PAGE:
The world economy needs faster U.S. and European growth as populations age and immigration policies restrict movement of labor needed to raise gross domestic product, U.S. Treasury Secretary Jacob J. Lew said.
Lew, speaking at the Clinton Global Initiative America meeting in Chicago today, said population growth could help U.S. GDP advance annually by as much as 4 percent and boost European economic growth beyond 1 percent a year.
“There are policies they could pursue that would help that, but at the core, the demographics are part of it, and we can improve that with immigration reform,” he said. “I’m struck when I meet with my European counterparts at how low their horizons are in terms of what they think their growth can be because of their shrinking population.”
The Obama administration and Congress’s efforts to craft a new immigration law have run into opposition from Senate Republicans demanding more stringent border controls. President Barack Obama also wants Congress to increase the limit on U.S. borrowing, reached earlier this year, and replace the across-the-board spending cuts known as sequestration.
Those reductions, together with tax increases that kicked in at the beginning of the year, will limit U.S. growth to 2 percent in 2013, said Lew. Next year the economy would grow faster, he said. He urged support for an administration plan to increase spending on infrastructure.
The World Bank yesterday lowered its forecast for the euro-area’s economy this year, predicting a 0.6 percent contraction following a 0.5 percent fall in GDP in 2012 and lower than the bank’s January projection for a 0.1 percent drop.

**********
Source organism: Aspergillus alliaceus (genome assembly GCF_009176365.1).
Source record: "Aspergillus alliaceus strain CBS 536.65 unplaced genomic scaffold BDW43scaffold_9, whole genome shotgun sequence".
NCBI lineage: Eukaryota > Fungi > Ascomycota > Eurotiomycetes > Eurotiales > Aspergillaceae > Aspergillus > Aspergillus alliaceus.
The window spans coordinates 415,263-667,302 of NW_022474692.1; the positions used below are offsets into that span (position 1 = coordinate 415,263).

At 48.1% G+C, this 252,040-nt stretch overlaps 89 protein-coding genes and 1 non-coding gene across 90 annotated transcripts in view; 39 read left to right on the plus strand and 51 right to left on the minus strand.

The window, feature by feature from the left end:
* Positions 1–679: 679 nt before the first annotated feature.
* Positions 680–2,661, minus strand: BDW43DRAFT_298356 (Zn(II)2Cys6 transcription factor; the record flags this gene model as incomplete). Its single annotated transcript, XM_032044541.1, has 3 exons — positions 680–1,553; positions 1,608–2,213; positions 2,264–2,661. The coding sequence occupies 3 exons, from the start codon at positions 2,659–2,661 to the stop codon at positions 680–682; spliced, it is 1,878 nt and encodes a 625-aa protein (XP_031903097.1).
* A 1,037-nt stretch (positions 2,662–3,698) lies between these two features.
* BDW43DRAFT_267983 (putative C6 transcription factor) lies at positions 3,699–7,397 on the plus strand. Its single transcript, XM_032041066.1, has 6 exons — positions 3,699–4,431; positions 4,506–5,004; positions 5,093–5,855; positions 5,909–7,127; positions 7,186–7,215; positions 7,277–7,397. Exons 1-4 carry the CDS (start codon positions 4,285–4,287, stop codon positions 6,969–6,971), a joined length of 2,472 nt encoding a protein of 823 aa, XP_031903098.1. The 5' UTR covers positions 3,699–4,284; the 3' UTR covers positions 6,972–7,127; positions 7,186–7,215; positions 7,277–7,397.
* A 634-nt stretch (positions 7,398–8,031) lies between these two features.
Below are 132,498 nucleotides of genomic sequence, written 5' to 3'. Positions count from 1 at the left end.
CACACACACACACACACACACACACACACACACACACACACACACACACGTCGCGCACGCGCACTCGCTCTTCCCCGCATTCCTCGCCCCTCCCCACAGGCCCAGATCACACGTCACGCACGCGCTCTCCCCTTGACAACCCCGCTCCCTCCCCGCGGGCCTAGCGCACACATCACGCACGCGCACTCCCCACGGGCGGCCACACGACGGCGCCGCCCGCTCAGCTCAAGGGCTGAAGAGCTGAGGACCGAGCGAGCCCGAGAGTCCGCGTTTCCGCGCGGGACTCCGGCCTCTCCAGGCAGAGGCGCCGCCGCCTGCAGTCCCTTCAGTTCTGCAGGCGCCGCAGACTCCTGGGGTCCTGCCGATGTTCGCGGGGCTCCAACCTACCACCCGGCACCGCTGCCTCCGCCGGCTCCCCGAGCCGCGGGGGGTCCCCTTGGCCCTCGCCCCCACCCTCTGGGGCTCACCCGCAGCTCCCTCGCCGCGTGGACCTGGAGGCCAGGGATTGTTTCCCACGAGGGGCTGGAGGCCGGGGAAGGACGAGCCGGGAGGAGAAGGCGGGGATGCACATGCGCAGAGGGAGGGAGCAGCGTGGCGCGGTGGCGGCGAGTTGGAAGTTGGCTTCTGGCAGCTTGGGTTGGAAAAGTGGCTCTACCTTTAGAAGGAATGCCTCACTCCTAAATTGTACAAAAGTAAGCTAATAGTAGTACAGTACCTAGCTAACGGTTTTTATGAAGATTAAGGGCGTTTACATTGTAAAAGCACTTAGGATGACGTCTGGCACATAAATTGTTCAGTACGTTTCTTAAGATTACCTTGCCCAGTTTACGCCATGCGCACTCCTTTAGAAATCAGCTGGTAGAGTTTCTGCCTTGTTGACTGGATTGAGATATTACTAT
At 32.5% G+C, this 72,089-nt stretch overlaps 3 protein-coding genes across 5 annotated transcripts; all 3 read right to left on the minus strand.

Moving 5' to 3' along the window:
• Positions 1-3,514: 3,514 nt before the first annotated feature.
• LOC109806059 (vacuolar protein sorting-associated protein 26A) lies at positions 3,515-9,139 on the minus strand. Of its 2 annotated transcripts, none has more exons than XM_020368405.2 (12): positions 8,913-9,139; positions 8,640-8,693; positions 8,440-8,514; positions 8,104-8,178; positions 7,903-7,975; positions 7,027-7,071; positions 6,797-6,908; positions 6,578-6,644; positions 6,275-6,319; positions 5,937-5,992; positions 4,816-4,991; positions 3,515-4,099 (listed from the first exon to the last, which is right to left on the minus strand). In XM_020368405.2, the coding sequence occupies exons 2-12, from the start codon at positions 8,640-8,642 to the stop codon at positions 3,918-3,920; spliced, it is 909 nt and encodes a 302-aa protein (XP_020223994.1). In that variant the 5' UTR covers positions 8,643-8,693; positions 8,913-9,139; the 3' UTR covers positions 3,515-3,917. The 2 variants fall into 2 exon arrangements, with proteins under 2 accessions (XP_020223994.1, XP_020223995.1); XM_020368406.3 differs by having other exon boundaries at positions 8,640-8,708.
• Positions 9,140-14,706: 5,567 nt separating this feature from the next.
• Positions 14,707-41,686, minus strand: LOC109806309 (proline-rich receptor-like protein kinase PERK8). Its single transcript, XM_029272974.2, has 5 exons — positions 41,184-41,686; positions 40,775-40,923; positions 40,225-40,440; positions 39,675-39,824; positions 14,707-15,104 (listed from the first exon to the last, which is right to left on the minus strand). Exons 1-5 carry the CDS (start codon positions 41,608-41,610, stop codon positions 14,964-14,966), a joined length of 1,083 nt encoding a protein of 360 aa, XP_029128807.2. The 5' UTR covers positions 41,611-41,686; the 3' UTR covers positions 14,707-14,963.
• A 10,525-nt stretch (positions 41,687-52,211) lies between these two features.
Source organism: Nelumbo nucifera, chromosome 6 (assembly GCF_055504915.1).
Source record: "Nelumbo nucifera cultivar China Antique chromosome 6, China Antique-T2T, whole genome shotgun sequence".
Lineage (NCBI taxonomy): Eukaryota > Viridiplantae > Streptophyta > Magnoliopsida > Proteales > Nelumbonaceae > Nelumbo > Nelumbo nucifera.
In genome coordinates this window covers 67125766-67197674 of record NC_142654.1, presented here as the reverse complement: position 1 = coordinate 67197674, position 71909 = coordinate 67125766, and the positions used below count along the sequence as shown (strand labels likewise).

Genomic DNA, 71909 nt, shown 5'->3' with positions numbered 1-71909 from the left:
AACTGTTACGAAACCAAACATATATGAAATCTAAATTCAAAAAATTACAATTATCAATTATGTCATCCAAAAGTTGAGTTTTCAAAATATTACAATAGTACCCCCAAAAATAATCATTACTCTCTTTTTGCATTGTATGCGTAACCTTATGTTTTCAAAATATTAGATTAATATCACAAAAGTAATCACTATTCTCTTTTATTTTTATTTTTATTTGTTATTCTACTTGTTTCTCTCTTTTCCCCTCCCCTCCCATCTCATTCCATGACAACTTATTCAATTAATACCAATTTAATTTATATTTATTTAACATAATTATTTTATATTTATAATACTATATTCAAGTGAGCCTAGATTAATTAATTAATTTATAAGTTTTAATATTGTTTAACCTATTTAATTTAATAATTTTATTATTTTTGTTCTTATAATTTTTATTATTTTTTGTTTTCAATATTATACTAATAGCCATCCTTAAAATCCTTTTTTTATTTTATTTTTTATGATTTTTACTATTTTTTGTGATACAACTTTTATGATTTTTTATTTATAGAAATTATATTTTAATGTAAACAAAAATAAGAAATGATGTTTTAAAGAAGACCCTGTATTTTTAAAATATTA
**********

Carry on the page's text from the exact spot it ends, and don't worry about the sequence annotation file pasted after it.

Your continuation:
The U.S. economy will advance 2 percent this year compared with a forecast in January for a 1.9 percent expansion and 2.2 percent growth last year, the World Bank said.
“When I look at where we are and where we need to be, I see unfortunately, some self-inflicted wounds that we’ve had to overcome,” Lew said, referring to the months-long debate between the administration and Congress in 2011 over raising the debt limit.
The U.S. is facing a debt limit confrontation again later this year. The nation is currently near the $16.7 trillion threshold and the Treasury has been using extraordinary measures to avoid breaching it.
“We need to take some of this anxiety out of the economy. So there shouldn’t be another fight over the debt limit,” Lew said. “We shouldn’t have a near-shutdown of the federal government when the fiscal year ends. And we frankly should buckle down and do some of the work to do medium- and long-term deficit reduction so we don’t have the burden of kind of senseless across-the-board cuts weighting down the economy.”
To contact the editor responsible for this story: Chris Wellisz at firstname.lastname@example.org